Campaign promises are less of a testament of the candidates' intentions and more about what they think of their voting public.
"I promised, but I never promised to keep my promise," was a great line attributed to the late Levi Eshkol, Israel's third prime minister.
'What you see from here you don't see from there,” said Ariel Sharon, another late prime minister explaining his ideological u-turns.
In fact, very few substantial policy decisions during Israel's short history were in line with promises made during election campaigns. Some were the exact opposite, including the 1979 peace deal with Egypt, the two Lebanon wars of 1982 and 2006, the Oslo Accords of the early 1990s and the 2005 withdrawal from the Gaza Strip.
All were Israeli initiatives taken by governments; none were part of party platforms or campaigns.
Not all political leaders lie and not all voters are fools - the rules of the game are well known to both sides. Voters vote but governments decide.
Some major decisions were a result of campaign promises: In 1992, then-prime minister Yitzhak Rabin promised to bring peace. He intended to reach an agreement with Syria but when it became apparent such a deal would not be possible, he turned his attention to the conflict with the Palestinians and the Oslo Accords were signed.
Both Ehud Barak and Benjamin Netanyahu, competing for the premiership in 1999, promised to pull the IDF out of southern Lebanon after over a decade of bloody occupation.
Barak won and within one year completed the pullback. The troops were home but the security risk from Israel's northern neighbor remained.
When he was elected in 1996, Netanyahu promised voters he would not nix the Oslo Accords. That was one promised he had kept. At least until this round of elections.
So, campaign promises do carry weight but not much of it, so the promises made by the prime minister in the past weeks in his efforts to be re-elected, should be seen in that light.
Here are ust a couple of those promises made for this campaign:
A U.S.-Israel mutual defense treaty: A Netanyahu promise that runs contrary to the interests of both the United States and Israel.
If it were signed, America would find itself embroiled in a legal, political and military mess.
While Israel would find its freedom to operate in the Mideast curtailed, its Dimona nuclear reactor in danger and its pledge - oft repeated by all its leaders - never to rely on others for defense violated.
When President Bill Clinton offered such a pact during his term in office, it was Netanyahu who politely declined.
Extending Israeli sovereignty over the Jordan Valley: This will change little on the ground there but will harm security in the rest of the West Bank, which explains why in his 10-year term, so far, Netanyahu has refrained from doing just that.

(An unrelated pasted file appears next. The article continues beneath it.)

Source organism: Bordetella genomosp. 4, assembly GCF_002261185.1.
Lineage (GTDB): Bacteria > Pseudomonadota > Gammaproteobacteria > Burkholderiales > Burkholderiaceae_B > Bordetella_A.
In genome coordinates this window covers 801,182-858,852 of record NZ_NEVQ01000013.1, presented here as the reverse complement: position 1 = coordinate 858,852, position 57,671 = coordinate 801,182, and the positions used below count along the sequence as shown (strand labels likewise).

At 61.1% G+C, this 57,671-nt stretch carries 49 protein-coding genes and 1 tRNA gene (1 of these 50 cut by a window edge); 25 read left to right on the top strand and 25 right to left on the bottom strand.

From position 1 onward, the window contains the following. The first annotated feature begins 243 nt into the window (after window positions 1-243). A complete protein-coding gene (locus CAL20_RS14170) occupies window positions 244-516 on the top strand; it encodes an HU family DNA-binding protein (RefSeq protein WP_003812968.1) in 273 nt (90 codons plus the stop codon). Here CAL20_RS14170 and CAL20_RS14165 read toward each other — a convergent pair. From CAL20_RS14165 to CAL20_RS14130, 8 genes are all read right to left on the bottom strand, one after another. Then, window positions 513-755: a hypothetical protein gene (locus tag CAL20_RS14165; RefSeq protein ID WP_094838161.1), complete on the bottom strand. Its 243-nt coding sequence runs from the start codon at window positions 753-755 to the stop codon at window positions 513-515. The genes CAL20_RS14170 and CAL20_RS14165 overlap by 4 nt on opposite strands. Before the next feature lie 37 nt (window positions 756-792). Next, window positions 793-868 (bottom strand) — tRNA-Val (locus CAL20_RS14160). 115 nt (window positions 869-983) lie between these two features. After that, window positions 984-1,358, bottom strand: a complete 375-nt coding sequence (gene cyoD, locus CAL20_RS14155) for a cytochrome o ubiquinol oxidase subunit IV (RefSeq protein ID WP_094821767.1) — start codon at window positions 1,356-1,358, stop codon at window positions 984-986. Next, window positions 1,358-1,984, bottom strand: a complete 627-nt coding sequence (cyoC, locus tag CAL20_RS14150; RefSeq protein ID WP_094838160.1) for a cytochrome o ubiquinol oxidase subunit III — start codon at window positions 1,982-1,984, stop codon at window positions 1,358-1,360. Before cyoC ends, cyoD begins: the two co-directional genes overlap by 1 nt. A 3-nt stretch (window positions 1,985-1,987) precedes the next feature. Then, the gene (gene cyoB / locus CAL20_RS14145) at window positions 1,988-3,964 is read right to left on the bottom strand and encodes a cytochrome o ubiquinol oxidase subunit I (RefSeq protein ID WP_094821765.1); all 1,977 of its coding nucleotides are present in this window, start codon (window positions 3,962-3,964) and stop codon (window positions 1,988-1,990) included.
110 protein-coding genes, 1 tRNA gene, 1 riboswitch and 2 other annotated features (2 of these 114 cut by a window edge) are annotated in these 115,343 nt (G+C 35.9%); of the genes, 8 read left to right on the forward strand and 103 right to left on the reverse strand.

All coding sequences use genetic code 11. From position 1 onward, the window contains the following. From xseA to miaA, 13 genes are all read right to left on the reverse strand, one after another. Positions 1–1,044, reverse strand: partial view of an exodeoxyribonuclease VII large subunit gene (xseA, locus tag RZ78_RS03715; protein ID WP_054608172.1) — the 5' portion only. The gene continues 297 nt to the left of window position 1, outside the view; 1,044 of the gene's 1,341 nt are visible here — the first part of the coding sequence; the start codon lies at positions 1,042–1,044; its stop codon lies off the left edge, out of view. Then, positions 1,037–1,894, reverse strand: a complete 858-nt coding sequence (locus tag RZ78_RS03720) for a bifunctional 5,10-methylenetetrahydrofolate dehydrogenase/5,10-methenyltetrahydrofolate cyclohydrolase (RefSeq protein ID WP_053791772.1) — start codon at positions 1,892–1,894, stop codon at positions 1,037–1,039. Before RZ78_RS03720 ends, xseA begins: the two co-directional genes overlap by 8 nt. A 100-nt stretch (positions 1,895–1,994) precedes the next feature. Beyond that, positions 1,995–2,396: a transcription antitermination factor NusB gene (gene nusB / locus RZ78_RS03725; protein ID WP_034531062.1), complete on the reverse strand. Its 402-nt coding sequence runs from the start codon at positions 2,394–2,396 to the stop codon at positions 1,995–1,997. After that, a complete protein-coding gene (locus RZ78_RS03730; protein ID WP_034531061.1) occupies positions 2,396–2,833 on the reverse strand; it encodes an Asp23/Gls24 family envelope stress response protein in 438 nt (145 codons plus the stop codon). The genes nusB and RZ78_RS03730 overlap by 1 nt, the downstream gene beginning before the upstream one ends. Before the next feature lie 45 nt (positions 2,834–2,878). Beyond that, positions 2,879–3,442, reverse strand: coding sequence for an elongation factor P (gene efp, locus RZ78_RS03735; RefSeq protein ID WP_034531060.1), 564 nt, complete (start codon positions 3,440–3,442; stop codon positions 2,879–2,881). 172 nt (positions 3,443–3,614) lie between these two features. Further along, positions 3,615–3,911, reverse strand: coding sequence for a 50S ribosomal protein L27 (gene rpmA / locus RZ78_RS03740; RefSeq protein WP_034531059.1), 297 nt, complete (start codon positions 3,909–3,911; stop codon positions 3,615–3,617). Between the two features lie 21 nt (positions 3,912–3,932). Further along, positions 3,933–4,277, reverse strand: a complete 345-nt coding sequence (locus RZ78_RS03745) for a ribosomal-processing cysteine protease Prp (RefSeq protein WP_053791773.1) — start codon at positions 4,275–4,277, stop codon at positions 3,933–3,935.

Martin Indyk, Obama's peace envoy was right when he tweeted Saturday that the prime minister was amenable to having American troops on the banks of the Jordan River during negotiations in 2013-2014, while his current opponent and his then-defense minister Moshe Ya'alon stood firmly against such a move.
The truth: Bibi encouraged and showed considerable interest in the Allen Plan and never said annexation was necessary. Blue and White’s Bogie Ya’alon, as Bibi’s Defense Minister, vetoed the Allen Plan, NOT Bibi. Bogie also forbad Gantz from discussing the plan with US officials. https://t.co/wyhBSqR6am— Martin Indyk (@Martin_Indyk) September 14, 2019
War with Gaza is a real possibility. The IDF is convinced the effectiveness of its bombs has dramatically improved since the 2014 conflict and that the Air Force alone could take out Hamas' leadership at a low cost to Israeli troops.
There are only two problems with that position:
The first is a lack of public appetite for another war. Likud voters prefer aggressive rhetoric to actual fighting, especially if it comes with the funerals of dead IDF soldiers.
The second is Netanyahu's desire to keep Hamas in control of Gaza and the Palestinian Authority away from the coastal enclave.
Some may see the prime minister's flurry of false promises as a sign he is panicking. They would be wrong.
The energy invested by our leader is the point, not the substance.
Netanyahu entices his voters with a heady mix of two cups of anxiety, one cup of incitement and one cup of euphoria.
The prime minister recently said publicly that in 2011 he was prepared to launch an attack on Iran's nuclear facilities.
"Why didn't you?" he was asked.
"I didn't have the cabinet votes," he replied.
This time round, if his dream cabinet is formed - one that can provide immunity from prosecution on the three corruption charges pending against him, and includes people from the far-right – who will vote to stop him?